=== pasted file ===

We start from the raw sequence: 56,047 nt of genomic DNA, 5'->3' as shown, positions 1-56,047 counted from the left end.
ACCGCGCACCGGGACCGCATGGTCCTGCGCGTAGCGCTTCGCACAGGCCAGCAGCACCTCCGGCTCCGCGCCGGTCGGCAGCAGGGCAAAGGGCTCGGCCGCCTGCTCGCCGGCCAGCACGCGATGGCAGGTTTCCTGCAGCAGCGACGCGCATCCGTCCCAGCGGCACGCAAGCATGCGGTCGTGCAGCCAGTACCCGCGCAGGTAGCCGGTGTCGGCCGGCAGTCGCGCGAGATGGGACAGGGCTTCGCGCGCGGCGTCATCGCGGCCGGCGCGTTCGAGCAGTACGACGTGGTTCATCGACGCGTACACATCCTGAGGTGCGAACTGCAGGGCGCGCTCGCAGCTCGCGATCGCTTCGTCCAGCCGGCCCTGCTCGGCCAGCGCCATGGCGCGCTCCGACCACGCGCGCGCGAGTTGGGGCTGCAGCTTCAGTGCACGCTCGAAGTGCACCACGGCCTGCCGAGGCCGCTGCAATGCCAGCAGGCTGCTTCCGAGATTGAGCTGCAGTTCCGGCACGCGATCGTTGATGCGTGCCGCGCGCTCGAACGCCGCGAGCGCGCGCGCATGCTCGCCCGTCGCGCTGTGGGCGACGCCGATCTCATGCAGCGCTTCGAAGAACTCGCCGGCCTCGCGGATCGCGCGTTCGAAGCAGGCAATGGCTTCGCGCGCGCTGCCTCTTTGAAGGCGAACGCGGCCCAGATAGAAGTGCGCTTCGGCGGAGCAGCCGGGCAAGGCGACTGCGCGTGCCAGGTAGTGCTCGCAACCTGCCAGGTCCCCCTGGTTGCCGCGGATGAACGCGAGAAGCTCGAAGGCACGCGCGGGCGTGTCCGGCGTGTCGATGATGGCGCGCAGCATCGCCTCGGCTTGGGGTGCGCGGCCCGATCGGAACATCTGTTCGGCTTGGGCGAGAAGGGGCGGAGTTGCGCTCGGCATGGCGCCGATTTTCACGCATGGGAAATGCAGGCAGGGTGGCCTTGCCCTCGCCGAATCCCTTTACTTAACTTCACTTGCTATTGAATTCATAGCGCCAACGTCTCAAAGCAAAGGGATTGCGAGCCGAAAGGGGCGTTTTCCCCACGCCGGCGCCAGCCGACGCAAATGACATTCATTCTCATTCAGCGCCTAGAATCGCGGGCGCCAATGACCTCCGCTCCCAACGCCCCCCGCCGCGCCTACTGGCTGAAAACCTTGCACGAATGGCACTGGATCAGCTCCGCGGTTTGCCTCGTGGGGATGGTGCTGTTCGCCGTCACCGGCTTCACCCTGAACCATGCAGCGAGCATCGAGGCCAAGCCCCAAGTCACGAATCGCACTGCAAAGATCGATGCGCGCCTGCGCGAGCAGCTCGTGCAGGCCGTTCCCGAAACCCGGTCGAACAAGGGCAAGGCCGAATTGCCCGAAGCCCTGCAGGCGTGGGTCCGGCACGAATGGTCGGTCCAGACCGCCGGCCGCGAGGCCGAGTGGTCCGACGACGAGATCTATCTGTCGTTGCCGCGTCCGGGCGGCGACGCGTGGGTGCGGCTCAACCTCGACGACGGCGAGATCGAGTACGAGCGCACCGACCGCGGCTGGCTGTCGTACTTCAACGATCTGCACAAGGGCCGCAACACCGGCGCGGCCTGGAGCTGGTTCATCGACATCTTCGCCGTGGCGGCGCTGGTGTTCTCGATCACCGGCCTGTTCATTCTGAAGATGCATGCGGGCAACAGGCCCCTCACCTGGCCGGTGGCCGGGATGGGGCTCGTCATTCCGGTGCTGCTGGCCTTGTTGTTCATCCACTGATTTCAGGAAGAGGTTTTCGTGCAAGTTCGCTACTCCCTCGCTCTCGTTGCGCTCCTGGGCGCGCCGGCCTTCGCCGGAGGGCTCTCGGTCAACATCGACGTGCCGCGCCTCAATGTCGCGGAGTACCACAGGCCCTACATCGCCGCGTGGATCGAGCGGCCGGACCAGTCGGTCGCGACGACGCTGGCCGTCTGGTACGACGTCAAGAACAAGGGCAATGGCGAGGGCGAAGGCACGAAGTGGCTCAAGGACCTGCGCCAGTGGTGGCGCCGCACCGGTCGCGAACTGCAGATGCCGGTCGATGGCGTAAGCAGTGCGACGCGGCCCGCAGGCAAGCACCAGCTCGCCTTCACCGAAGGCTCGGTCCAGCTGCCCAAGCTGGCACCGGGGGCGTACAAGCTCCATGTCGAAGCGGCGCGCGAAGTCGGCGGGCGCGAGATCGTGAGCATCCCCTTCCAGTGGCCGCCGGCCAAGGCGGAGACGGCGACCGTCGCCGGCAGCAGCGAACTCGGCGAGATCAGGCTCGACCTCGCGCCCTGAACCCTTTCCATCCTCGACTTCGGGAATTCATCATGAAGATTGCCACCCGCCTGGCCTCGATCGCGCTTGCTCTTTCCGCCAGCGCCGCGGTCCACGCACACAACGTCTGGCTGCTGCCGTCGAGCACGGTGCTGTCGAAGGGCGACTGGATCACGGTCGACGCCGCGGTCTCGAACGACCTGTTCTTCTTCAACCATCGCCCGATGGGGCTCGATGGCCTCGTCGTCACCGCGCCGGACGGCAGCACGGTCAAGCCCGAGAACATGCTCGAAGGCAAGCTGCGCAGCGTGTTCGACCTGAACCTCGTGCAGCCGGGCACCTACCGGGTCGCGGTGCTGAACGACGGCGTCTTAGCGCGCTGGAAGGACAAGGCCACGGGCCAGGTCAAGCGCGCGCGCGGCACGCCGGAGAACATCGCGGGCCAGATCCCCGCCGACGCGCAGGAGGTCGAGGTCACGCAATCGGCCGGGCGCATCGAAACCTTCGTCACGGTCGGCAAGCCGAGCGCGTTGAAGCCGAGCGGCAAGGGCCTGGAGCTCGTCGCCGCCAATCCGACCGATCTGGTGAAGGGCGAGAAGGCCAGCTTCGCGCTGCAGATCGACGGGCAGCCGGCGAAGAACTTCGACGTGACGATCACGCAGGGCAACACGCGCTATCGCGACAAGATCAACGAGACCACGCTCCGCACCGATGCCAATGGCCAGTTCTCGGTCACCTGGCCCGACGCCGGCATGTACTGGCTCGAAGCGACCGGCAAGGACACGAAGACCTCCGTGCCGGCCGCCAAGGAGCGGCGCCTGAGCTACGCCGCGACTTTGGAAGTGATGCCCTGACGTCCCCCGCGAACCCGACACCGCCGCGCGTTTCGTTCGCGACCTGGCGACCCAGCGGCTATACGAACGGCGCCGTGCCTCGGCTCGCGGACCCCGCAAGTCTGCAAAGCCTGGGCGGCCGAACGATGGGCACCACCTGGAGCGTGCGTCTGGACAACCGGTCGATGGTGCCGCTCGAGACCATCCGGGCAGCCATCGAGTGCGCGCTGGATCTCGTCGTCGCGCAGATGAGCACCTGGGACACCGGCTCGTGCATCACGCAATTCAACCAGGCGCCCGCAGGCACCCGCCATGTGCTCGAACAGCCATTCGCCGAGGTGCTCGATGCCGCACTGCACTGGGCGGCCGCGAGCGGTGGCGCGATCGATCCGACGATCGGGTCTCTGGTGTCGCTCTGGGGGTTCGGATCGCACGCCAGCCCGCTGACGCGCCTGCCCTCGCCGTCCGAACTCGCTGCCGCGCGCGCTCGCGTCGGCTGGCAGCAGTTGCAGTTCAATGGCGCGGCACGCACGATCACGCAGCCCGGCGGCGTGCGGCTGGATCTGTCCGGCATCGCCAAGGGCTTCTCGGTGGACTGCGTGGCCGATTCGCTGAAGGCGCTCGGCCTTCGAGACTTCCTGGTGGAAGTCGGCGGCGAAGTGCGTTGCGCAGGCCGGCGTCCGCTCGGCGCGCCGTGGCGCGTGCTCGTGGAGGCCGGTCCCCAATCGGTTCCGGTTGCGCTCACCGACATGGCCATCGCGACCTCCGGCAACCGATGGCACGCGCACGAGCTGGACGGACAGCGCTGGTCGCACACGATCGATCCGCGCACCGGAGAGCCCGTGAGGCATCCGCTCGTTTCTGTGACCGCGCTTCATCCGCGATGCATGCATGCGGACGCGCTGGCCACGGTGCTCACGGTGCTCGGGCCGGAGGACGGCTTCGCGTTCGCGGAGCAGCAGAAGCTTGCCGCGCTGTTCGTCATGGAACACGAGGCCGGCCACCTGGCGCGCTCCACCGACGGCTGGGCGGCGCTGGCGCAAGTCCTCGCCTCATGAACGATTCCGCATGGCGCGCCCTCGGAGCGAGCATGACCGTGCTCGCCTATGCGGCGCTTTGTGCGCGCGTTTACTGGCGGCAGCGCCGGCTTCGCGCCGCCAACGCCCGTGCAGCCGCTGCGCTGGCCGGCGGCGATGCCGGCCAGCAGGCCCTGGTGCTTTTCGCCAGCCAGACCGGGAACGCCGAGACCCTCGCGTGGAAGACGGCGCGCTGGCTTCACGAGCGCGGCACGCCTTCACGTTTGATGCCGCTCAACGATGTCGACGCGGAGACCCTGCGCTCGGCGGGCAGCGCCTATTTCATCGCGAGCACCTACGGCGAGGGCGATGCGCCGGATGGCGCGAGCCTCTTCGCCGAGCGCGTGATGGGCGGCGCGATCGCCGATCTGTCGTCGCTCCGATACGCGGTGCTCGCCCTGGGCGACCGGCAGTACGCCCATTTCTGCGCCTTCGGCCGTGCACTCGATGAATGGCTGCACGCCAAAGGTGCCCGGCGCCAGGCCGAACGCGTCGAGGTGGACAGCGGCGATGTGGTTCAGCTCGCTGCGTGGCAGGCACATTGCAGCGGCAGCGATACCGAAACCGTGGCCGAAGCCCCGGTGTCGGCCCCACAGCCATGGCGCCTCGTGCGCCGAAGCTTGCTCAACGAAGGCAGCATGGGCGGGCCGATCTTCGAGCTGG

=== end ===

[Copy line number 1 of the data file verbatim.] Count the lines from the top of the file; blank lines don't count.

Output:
We start from the raw sequence: 56,047 nt of genomic DNA, 5'->3' as shown, positions 1-56,047 counted from the left end.